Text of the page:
How Trump Could Make Netanyahu's Job Harder

Potential Pitfalls for Israel

A man cycles past signs bearing the name of U.S. President-elect Donald Trump in Tel Aviv, Israel, November 2016.  Baz Ratner / REUTERS

Israeli Prime Minister Benjamin Netanyahu likely has high hopes for U.S. President Donald Trump. Trump has gone to great lengths to differentiate himself from his predecessor, President Barack Obama, who had a tense relationship with Israel on account of his anti-settlement stance and his support for nuclear diplomacy with Iran. Netanyahu—who has long-standing relationships in Republican circles—may be looking forward to finally having a GOP counterpart in the White House. That said, despite greater superficial compatibility on policy and politics, Trump may create as many problems for Netanyahu and Israel as he solves.


Although he has never before served as prime minister during a U.S. Republican administration, Netanyahu has deep ties with the GOP. As U.S. evangelicals became politically active as Republicans during the 1980s and 1990s, he recruited them to Israel’s cause, even trying to leverage their support to counter President Clinton during peace talks. During the 2012 presidential race, moreover, Netanyahu’s apparent preference for former Massachusetts Governor Mitt Romney went uncorrected. The Israeli prime minister also has a close relationship with Republican mega-donors, such as casino magnate Sheldon Adelson.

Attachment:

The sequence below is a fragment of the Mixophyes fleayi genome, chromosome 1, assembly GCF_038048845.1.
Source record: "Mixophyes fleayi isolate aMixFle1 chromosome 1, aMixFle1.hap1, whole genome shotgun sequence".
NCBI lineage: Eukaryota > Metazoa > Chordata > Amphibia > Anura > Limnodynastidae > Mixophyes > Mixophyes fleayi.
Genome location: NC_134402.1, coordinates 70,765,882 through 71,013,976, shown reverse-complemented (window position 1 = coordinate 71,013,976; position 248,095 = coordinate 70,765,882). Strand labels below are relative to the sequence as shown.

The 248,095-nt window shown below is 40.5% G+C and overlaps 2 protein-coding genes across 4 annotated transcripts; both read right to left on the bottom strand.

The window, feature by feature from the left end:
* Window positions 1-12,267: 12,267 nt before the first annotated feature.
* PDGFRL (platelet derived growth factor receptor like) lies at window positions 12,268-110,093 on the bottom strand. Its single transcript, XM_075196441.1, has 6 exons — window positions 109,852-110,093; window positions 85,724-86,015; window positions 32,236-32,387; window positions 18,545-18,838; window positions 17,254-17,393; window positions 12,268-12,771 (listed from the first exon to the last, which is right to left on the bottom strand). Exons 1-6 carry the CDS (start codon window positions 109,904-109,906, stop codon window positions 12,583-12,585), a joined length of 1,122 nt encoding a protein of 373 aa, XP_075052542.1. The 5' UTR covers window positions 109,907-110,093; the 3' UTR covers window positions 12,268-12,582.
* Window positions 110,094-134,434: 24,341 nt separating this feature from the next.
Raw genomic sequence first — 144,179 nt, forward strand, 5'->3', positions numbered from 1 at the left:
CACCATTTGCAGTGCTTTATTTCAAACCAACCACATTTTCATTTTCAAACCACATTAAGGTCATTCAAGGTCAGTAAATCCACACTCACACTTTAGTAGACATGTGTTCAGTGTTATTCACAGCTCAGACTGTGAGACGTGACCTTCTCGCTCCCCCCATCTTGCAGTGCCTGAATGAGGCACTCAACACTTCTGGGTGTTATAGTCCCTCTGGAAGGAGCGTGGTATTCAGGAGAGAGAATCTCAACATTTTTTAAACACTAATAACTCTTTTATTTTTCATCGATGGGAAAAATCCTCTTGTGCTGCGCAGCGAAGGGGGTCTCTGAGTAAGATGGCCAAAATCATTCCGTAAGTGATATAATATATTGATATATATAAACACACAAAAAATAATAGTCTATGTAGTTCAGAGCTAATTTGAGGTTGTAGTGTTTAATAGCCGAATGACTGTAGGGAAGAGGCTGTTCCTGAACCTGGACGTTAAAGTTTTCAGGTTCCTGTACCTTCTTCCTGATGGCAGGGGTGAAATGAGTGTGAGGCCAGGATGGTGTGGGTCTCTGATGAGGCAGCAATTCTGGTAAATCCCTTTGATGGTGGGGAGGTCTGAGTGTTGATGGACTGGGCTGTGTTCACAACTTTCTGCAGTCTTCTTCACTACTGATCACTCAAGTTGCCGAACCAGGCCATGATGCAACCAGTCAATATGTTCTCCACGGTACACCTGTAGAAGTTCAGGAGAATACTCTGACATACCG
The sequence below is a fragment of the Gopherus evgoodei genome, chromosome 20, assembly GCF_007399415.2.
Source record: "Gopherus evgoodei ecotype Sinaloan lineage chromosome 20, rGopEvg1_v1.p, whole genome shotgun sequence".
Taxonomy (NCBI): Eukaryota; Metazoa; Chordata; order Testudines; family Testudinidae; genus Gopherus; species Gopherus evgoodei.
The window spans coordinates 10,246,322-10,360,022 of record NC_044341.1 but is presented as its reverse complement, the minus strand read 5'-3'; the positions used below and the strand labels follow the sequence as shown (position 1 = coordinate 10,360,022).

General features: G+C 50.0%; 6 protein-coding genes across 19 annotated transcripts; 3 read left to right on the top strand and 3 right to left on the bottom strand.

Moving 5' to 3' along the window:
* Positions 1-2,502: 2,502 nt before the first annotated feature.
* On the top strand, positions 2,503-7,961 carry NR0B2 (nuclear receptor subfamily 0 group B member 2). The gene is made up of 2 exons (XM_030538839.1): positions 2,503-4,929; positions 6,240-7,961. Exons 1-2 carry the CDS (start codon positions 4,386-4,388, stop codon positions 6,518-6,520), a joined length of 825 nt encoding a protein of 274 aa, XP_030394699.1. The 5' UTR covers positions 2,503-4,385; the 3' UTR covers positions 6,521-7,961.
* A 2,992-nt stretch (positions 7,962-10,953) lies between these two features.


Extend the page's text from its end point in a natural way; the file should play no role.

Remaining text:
Netanyahu developed these ties in part because he believed that Republicans would be less likely than Democrats to pressure Israel on key issues, such as territorial concessions to Palestinians and Israeli wartime conduct. Republican opposition to Obama’s Iran nuclear deal and abstention on a resolution against settlement building in the United Nations Security Council reaffirmed Netanyahu’s conviction.

Trump, however, is a political newcomer with only loose ties to the party Netanyahu has befriended, making his views and intentions uncertain. The president seems eager to demonstrate his closeness to Netanyahu, nominating an ambassador, former campaign adviser David Friedman, who is highly unlikely to press Netanyahu on Palestinian issues. Yet Trump may cause Netanyahu discomfort in pursuit of what he called the “ultimate deal” between Israelis and Palestinians because renewed diplomacy could lead Trump to press Israel for concessions. Trump may also make Israel

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